- The Washington Times - Friday, August 9, 2002

Jerry C. Orr loves the heat. In fact, the owner of Rita's italian ice shop in Crofton relies on it to bring in big business.

"It's the ideal weather you want to be in the frozen-dessert business," Mr. Orr said. "I love every minute of it."

On this day, however, the insufferably hot and sticky heat the region has endured for weeks is finally relenting. But Mr. Orr doesn't seem worried. There's a steady stream of customers at the counter of the tiny stand-alone building on Defense Highway. They are filling up on a variety of flavored ice from cherry and lemon to papaya and banana.

Mr. Orr's franchise store is one of more than 250 stores in the Bensalem, Pa.-based Rita's chain that stretches from New York to Florida. The Crofton location is one of 18 in Maryland.

Mr. Orr says it's hard to get people to understand what Rita's Italian ice is, because it has a different texture and consistency from the hard "Italian ice" people may be used to.

"It's nothing like the frozen Italian ice you get out of a supermarket and its not as slushy as a Slurpee," Mr. Orr said.

Instead, he explained, Rita's ice is like wet snow mixed with real fruit.

The ice is made on site throughout the morning in two production machines tucked away in the corner of the 800-square-foot building. Usually the trained production managers make the batches before Mr. Orr gets in around noon.

Water and Rita's secret mix of flavors are added to produce each batch. It takes 30 to 35 minutes to freeze the ice. Each batch makes 8 or 9 gallons of flavored ice.

On a typical summer day, Rita's will have 10 to 12 batches of ice ready to serve more on weekends, Mr. Orr said.

The amount of ice made each day depends on the amount left over from the previous day. Mr. Orr fills out a production sheet after closing each night to let the production mangers know exactly how much to make in the morning.

On this day only five batches of ice are needed. The previous day's business was slowed due to rain.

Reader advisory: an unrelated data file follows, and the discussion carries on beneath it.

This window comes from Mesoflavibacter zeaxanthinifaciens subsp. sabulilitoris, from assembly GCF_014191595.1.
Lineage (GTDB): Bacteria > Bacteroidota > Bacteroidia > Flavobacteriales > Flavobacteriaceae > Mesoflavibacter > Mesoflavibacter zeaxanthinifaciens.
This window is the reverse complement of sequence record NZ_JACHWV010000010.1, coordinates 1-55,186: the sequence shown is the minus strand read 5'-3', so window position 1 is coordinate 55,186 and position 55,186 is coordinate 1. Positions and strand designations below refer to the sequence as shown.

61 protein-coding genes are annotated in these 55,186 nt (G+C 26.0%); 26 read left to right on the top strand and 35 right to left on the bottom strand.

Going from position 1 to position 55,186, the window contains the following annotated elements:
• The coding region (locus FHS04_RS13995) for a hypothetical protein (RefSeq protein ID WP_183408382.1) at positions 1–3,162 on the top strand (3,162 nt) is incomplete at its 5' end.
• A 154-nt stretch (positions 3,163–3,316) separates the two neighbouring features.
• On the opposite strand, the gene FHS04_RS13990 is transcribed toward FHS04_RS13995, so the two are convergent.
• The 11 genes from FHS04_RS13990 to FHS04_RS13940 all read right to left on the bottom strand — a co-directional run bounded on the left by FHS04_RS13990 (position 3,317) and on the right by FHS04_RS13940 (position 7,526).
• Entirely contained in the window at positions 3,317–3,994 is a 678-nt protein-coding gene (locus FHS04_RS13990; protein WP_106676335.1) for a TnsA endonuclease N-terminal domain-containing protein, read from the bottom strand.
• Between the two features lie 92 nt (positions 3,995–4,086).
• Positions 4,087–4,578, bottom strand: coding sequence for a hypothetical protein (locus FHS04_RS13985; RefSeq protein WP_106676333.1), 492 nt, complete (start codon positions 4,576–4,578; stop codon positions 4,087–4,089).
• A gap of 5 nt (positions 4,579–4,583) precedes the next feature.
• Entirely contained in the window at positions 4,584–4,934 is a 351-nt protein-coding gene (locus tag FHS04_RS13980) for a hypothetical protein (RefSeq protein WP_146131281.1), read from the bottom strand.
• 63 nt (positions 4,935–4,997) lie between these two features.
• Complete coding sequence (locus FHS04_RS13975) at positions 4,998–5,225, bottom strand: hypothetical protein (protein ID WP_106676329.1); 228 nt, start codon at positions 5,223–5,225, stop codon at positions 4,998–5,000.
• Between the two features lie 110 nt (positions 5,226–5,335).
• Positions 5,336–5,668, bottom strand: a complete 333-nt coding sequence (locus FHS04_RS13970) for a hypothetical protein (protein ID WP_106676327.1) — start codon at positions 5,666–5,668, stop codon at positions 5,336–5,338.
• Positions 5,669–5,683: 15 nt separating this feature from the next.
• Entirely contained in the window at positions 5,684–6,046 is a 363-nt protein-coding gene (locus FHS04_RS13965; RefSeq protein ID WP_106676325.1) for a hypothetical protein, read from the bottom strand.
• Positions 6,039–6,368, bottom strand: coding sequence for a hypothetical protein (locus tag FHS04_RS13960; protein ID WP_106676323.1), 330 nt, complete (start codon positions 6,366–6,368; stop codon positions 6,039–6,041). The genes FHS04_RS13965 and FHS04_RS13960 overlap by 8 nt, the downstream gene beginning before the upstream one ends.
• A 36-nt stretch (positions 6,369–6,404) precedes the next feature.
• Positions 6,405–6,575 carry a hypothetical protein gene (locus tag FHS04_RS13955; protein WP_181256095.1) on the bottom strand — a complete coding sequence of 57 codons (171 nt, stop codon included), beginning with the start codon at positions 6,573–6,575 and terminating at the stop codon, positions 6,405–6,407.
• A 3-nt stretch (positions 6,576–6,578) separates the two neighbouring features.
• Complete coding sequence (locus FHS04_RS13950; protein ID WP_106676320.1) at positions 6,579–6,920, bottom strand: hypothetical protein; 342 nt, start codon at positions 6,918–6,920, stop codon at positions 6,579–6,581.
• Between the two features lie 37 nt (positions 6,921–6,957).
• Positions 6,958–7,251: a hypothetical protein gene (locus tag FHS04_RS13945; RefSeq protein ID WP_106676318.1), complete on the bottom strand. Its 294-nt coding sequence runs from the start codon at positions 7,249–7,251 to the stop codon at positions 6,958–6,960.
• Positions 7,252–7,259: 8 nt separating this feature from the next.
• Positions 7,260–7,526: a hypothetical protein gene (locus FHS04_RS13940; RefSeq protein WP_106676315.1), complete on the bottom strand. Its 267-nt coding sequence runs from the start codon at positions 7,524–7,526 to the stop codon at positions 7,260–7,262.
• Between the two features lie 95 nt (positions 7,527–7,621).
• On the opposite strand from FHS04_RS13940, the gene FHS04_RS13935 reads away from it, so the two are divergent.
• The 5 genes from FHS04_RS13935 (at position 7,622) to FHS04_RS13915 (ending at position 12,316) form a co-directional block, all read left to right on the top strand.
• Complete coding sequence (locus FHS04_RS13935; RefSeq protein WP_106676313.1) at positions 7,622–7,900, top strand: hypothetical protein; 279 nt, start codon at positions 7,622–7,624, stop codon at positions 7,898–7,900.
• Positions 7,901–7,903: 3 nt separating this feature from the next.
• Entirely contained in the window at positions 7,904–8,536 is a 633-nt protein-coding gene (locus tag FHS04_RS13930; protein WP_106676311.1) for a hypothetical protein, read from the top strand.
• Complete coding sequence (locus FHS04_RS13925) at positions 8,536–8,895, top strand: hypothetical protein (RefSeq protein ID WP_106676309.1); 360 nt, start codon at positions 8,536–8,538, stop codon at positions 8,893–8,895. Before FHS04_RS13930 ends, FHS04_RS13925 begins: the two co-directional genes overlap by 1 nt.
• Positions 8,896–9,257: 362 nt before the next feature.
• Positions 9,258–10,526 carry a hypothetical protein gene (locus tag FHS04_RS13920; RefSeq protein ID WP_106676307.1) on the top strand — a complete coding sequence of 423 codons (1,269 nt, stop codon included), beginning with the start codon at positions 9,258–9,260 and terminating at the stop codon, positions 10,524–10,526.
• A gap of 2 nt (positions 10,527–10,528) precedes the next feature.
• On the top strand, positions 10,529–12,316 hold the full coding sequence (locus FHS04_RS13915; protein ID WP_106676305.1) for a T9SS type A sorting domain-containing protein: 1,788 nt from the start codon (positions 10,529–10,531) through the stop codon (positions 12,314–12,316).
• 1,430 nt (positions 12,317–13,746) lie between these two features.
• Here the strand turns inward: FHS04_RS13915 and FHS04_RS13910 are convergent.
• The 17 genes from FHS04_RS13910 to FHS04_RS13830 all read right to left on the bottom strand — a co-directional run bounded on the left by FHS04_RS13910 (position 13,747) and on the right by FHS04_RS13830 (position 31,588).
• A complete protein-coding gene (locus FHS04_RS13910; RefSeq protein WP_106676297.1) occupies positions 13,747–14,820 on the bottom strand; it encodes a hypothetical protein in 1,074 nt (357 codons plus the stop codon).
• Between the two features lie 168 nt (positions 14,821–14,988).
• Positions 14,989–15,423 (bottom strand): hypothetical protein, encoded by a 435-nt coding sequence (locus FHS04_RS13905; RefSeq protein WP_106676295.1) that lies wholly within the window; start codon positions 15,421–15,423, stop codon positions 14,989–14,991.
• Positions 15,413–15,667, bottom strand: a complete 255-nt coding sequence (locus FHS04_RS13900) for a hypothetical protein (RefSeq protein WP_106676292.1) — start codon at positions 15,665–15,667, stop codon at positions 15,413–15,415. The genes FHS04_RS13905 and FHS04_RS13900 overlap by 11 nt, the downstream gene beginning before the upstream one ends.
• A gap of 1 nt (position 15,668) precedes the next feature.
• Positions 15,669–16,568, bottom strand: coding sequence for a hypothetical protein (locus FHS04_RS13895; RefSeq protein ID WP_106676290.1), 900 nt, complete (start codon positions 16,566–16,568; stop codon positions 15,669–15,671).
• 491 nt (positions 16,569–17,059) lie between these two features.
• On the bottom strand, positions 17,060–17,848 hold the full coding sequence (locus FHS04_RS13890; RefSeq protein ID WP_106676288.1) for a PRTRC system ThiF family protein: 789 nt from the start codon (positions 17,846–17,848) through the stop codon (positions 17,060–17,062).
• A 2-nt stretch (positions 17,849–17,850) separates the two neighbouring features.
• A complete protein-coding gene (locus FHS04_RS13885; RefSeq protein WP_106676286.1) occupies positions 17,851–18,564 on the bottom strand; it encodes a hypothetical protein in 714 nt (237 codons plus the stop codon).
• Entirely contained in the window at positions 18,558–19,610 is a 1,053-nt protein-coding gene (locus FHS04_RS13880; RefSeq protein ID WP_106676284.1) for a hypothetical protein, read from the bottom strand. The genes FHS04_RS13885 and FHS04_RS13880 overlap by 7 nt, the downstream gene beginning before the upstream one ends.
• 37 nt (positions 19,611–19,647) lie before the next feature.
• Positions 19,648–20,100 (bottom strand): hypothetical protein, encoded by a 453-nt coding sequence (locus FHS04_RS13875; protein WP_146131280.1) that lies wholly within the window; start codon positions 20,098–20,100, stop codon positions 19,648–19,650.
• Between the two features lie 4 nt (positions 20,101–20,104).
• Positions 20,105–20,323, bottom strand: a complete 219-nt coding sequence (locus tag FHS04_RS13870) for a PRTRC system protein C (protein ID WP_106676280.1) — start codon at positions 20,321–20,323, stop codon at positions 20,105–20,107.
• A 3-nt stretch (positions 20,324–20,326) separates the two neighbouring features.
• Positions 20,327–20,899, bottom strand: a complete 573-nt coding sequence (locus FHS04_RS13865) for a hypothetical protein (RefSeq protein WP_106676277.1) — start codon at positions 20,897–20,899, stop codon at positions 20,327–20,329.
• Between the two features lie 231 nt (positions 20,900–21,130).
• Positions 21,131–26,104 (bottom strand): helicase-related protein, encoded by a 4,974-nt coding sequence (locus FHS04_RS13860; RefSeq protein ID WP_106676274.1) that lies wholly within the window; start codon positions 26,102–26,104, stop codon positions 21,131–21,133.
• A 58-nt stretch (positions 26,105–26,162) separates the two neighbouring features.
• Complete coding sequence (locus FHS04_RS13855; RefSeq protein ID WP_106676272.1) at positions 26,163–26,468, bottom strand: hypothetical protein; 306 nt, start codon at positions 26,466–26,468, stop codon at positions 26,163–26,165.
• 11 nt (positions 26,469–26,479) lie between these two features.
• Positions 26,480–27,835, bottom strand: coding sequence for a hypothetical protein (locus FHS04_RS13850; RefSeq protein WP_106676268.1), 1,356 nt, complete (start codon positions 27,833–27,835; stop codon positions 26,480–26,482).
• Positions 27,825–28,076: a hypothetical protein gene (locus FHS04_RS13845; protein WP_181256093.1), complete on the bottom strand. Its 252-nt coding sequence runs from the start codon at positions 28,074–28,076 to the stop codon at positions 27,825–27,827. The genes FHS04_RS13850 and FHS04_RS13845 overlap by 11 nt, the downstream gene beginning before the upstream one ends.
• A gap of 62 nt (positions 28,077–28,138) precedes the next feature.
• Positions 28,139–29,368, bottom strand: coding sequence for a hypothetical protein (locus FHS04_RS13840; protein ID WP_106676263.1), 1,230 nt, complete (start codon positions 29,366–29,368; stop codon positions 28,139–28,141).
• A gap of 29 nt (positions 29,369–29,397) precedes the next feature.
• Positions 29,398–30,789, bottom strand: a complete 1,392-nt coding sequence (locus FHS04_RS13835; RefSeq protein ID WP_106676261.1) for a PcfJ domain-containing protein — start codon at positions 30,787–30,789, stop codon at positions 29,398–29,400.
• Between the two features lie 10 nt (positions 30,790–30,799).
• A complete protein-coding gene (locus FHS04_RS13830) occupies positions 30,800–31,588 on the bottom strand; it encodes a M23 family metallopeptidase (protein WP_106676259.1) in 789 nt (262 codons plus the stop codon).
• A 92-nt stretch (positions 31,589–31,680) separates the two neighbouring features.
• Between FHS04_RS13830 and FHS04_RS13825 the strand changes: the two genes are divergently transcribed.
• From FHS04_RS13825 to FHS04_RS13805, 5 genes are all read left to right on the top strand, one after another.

The ice has only a 36-hour shelf life at the store to ensure its freshness. It's a corporate policy, but Mr. Orr says the ice doesn't actually go bad. In fact, many customers buy the ice and keep it in their own freezers. It tastes virtually the same but is harder.

Rita's offers 25 flavors but not all of them on the same day. Mr. Orr rotates the flavors, offering nine or 10 different flavors each day but always offering the top sellers: lemon, cherry and chocolate.

Six other flavors like pina colada, banana, and cookies 'n' cream are stored in freezers behind the counter on this day.

About half of the flavors actually contain real fruits, such as blueberries, bananas, watermelon and maraschino cherries.

During the day the ice at the store is constantly being "pumped" so it doesn't harden. Every 30 minutes a timer goes off and each bucket of ice is mixed thoroughly to keep it smooth and break up any chunks that may be forming.

Mr. Orr's staffers, decked out in Rita's garb from shirts to hats, usually are pumping the ice during the day. However when it gets busy usually after dinner Mr. Orr steps in and pumps the ice himself.

He says much of his day includes supervising the staff of 18 high school students, ordering supplies, figuring out advertising and making sure the whole operation is running smoothly.

Mr. Orr wore many different hats before opening Rita's in July 1998. He worked in the insurance, banking, car-rental and technology industries before deciding to branch out on his own.

"All of those jobs helped me be self-employed," he said.

Mr. Orr said after breaking even the first year he was open, he has turned a profit every year since.

Rita's is a seasonal shop open from March to September. On the first day of spring every Rita's shop offers free ice to customers.

"It gives the skeptics a chance to try it," he said.

This year Mr. Orr's shop served 1,200 cups on March 20 in 40-degree weather.

Mr. Orr's will close Sept. 29. He will spend the off-season vacationing when he can, but mainly preparing for the reopening in March and spreading the word about Rita's.

"I'm just trying to educate the public on Rita's and getting name recognition out there," Mr. Orr said. "I want to get their minds changed on what Italian ice really is."

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